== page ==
- The Washington Times - Wednesday, March 5, 2003

Based on preliminary research, conducted in Wuda, in China's Inner Mongolia province, underground coal fires are putting harmful chemicals into the air and perhaps affecting climate on a global scale, according to the coordinator of a 60-member German-Chinese scientific team examining such fires.

The effort is wide-ranging and involves a number of disciplines, including geophysics, materials science, mining technology and coal geology. Researchers are attempting to examine how such fires start, how to fight them and what impact the gases emitted affect both people and the environment.

Stefan Voigt, of the German Remote Sensing Data Center in Wessling, reported the team has found chlorine and sulfur emissions from coal fires in Wuda.

"These (emissions) affect the environment and the people in the surroundings," Voigt told United Press International. For example, groundwater can become contaminated when the chlorine and sulfur leach back into the ground or pollute the soil, Voigt said.

"What doesn't condense on the soil is absorbed into the atmosphere and becomes acid rain. That's a terrible problem in China," said Glenn Stracher, a geologist at East Georgia College. Stracher is working on the research arranging to have the chemical samples analyzed, though he is not part of the Chinese-German research team.

"Inhaling the droplets that have hydrochloric acid or sulfuric acid will cause lung irritation (and) causes respiratory damage," said Robert Finkelman, a United States Geological Survey geochemist, who has studied the consequences of underground coal fires for decades. He is not connected with the research in China.

Though the amount of chlorine and sulfur from these fires has yet to be determined, Finkelman said there is reason to be wary of what is happening.

"Whenever there is introduction of potentially toxic substances into the environment, there is reason to be concerned," he told UPI, adding that more research is needed, such as finding out how far the gases travel and what sort of chemical reactions they can precipitate.

"I wouldn't be an alarmist," Finkelman said. "I would say this is a potential problem to determine whether or not there is a hazard here."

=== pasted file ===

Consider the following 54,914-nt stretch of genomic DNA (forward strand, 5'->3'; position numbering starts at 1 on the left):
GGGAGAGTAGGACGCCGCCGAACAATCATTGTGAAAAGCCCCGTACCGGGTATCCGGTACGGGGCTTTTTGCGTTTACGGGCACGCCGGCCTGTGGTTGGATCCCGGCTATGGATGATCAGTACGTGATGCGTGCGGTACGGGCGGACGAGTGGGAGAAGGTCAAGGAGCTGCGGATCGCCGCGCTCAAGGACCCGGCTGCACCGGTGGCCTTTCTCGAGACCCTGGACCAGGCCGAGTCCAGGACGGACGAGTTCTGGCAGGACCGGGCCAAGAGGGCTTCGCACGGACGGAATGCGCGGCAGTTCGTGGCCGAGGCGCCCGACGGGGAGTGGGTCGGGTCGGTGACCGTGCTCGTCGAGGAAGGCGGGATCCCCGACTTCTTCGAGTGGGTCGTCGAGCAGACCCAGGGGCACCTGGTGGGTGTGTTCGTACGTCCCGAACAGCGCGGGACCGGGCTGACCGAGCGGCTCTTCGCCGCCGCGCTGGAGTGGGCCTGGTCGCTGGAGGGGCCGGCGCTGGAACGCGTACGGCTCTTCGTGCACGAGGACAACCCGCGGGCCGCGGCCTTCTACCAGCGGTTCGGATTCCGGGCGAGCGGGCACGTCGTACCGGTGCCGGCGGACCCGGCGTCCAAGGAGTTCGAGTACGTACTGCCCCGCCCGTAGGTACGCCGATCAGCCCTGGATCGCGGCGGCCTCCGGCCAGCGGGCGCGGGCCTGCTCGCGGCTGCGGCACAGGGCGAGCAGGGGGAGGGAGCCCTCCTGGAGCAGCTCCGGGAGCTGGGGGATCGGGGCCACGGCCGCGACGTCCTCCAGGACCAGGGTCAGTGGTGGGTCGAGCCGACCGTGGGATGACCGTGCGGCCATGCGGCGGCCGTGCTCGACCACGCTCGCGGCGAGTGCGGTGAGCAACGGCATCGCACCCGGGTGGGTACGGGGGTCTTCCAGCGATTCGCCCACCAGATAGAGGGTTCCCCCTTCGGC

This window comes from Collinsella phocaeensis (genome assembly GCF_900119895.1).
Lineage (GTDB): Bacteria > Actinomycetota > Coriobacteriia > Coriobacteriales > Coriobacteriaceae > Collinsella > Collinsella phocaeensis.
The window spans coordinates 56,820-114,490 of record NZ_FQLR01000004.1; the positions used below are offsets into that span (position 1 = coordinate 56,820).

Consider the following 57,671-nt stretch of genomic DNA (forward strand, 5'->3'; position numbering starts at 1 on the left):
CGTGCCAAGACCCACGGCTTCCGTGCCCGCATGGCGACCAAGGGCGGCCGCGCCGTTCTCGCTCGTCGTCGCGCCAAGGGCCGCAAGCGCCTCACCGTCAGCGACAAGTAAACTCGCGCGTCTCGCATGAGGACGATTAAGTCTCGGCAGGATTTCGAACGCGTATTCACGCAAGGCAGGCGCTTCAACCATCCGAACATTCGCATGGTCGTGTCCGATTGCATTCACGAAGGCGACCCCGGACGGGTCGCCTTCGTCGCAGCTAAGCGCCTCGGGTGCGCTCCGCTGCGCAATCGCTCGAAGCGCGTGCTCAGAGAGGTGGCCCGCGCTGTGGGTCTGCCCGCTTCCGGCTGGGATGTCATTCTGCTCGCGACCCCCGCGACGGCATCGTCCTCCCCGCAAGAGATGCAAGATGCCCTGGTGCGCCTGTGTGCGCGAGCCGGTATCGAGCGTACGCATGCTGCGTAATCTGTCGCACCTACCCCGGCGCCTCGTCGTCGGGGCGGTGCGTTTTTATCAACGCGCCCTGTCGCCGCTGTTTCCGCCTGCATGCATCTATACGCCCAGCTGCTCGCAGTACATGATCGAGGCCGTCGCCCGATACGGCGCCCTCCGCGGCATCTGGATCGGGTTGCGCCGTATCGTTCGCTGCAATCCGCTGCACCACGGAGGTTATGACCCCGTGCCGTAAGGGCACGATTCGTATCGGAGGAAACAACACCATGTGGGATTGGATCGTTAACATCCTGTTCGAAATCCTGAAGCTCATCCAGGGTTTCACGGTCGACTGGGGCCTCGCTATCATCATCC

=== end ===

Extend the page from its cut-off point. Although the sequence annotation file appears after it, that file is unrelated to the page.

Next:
In the United States, he said, even though about 120 coal fires are burning, researchers have not yet assessed the impact of pollutants on the environment and health of people.

"I think it's worthwhile to test the gases coming off these fires," he said.

"I was astonished that this is not being done in the States," said Voigt, who with Stracher and Finkelman discussed the issue during a panel on underground coal fires in February at the American Association for the Advancement of Science annual meeting in Denver.

The underground coal fires in China comprise but one instance of what Stracher considers a potential global environmental crisis.

"Wherever these fires burn they destroy floral and faunal habitats. They cause human suffering. They put all sorts of pollutants into the atmosphere," he told UPI.

At present, underground coal fires are burning in India, the United States and Indonesia, Stracher wrote in a forthcoming paper to be published in the International Journal of Coal Geology. He co-authored the paper with Tammy Taylor of the Los Alamos National Laboratory in New Mexico.

Human activity can start an underground coal fire, as can natural events. In 1962, a Pennsylvania local government's decision to burn trash in an abandoned strip mine ignited an underground coal fire in Centralia. Eleven hundred residents had to be evacuated between 1985 and 1991 at a cost to the U.S. government of $42 million, according to Stracher and Taylor.

The fires in Wuda are the result of mining activities.

Coal fires also are prehistoric, said Dan Coates of the California Regional Water Quality Control Board. He said he has discovered evidence of coal fires several million years ago in the Powder River Basin of Wyoming.

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